“When is your book going to come out?” I’ve learned that for an author, this question is akin to asking a pregnant woman past her due date: “You haven’t had that baby yet?”
I’m pleased to share that I’ve submitted the latest version of Women Rise Up to my publisher. And no, I still don’t have a publication date. Stay tuned for updates!
For the last three years I’ve journeyed alongside biblical women who found ways to resist oppression. Women like Hagar, Shiphrah, Puah, Hannah, and Mary. Even though I’ve turned in my draft, I (thankfully) can’t seem to get away from stories of women in the Bible.
I’ve been spending a lot of time in the Book of Esther and I wanted to share some of my reflections from the first chapter. To set the scene: King Ahasuerus throws a party for all the men of influence, instructing his servants to serve them as much alcohol as they want. Entitled and drunk on both power and wine, the king sends his seven eunuch servants to bring Queen Vashti to the party, not to join the festivities as his wife but to be ogled by a room of plastered men.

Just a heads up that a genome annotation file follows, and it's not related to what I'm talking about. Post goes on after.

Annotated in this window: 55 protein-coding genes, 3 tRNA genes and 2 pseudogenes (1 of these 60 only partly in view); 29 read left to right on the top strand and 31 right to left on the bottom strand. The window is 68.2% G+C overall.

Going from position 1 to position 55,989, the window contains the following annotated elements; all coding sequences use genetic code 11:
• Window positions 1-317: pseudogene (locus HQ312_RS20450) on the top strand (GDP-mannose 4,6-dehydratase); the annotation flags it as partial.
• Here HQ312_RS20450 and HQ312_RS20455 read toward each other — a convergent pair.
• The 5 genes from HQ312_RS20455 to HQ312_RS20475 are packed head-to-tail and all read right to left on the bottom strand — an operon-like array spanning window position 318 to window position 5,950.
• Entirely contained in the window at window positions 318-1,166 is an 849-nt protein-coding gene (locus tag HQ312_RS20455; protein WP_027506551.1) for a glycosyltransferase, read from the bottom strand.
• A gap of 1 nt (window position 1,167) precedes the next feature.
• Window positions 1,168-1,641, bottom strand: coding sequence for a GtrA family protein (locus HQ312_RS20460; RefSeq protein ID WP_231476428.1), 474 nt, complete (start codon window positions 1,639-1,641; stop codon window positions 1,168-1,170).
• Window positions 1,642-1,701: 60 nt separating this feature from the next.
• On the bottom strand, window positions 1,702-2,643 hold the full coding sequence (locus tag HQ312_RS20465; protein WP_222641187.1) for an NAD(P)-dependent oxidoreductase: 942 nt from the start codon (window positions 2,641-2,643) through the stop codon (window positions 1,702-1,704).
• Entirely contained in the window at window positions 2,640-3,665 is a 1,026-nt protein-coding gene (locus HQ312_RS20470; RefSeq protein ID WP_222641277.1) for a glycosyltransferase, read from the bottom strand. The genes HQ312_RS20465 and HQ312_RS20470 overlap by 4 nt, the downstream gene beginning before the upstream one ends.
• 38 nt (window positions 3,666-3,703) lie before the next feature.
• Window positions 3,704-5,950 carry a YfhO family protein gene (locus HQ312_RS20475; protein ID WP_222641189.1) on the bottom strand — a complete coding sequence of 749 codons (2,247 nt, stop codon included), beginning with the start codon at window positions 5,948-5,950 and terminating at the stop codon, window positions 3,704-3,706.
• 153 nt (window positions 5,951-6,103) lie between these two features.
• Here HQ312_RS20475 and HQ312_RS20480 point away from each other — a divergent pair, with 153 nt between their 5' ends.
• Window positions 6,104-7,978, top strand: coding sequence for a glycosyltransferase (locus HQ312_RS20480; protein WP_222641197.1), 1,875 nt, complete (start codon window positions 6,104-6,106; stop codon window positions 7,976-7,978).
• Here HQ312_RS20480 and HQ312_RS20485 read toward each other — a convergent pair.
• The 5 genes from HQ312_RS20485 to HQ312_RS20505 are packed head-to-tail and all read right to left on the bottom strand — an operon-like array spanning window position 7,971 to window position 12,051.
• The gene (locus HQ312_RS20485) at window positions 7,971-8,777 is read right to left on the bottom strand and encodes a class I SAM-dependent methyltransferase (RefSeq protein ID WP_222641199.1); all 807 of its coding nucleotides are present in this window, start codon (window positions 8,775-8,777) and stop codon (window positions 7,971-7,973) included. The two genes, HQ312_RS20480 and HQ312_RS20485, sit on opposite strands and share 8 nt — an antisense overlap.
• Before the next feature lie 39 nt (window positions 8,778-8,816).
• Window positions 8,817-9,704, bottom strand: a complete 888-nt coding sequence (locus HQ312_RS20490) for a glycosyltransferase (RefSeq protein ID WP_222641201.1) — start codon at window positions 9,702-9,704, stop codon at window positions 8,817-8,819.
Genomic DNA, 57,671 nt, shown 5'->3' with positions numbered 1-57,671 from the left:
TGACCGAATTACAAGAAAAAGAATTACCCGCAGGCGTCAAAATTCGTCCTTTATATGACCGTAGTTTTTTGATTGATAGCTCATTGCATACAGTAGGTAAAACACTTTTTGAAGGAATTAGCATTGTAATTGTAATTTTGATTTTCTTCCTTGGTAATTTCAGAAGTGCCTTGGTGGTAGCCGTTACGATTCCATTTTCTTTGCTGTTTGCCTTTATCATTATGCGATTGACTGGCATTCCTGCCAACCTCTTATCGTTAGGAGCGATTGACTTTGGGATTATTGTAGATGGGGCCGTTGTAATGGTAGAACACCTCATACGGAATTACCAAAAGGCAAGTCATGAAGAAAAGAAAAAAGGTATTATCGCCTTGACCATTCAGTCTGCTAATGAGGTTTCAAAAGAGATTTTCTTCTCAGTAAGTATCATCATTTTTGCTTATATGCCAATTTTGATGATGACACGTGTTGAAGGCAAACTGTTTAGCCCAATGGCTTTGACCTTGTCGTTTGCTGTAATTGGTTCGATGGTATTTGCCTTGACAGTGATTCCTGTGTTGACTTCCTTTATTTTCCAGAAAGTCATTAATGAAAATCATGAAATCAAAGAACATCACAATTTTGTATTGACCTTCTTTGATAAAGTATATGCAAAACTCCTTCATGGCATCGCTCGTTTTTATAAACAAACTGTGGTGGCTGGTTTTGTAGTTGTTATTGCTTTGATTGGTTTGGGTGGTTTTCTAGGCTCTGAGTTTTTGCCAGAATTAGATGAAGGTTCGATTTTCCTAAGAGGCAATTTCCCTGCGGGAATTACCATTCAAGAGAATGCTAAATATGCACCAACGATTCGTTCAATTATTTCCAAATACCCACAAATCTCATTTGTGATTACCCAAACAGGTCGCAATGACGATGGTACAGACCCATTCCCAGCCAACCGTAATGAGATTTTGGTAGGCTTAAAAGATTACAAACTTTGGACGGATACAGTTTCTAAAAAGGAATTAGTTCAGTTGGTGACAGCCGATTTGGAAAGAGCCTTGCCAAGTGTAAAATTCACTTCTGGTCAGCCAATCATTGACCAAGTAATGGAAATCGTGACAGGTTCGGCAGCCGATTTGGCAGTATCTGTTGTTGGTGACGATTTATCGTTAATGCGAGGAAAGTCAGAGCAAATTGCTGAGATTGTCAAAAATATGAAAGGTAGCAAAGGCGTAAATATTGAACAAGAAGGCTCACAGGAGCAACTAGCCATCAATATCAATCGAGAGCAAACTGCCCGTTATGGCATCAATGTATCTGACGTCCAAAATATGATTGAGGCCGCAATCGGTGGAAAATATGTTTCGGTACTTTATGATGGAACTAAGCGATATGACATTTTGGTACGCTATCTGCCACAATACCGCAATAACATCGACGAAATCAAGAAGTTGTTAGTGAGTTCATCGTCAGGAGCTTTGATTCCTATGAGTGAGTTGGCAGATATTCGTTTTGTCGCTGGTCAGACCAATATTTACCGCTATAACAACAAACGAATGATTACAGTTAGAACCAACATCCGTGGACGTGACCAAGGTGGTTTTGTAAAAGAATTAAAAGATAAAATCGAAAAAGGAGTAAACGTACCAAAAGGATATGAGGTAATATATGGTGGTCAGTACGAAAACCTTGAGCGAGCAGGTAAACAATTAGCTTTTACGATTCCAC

Undoubtedly Ahasuerus expects her to comply. “Make sure she wears her crown,” he says to the eunuchs on their way to fetch her. The crown is not a source of power for Vashti. It’s a chain that the king can yank at his pleasure. It’s a symbol of his ownership over her body.
But, Vashti is having none of it.
“Queen Vashti refused to come at the king’s command.” (vs. 12) Queen Vashti resists. We do not know how or why. All we know is that she does not turn up at the party as she was commanded to do.
The king is furious! He surrounds himself with advisors who tell him exactly what he wants to hear. “This is an offense not just to you, King Ahasuerus, but to all men! Now all of the women are going to rebel unless you send a clear message that this will not be tolerated.” A women’s resistance is coming.
Vashti may be dethroned and banished, but nothing can stop the revolution sparked by her actions.
This year I’ve been reading a lot of memoirs. I recently finished Britney Cooper’s Eloquent Rage and Rose McGowan’s Brave. Now I’m in the middle of Cecile Richards’s Make Trouble and Gabourey Sidibe’s This is Just My Face. All of these women share experiences of the punishing blowback they endured at the hands of the patriarchy when they refused to comply with its rules.
Their stories remind us that our resistance is not without consequences, sometimes extreme. We will be pushed out. We will be marked as a threat. We will find ourselves the scapegoat of the dying patriarchy’s ire.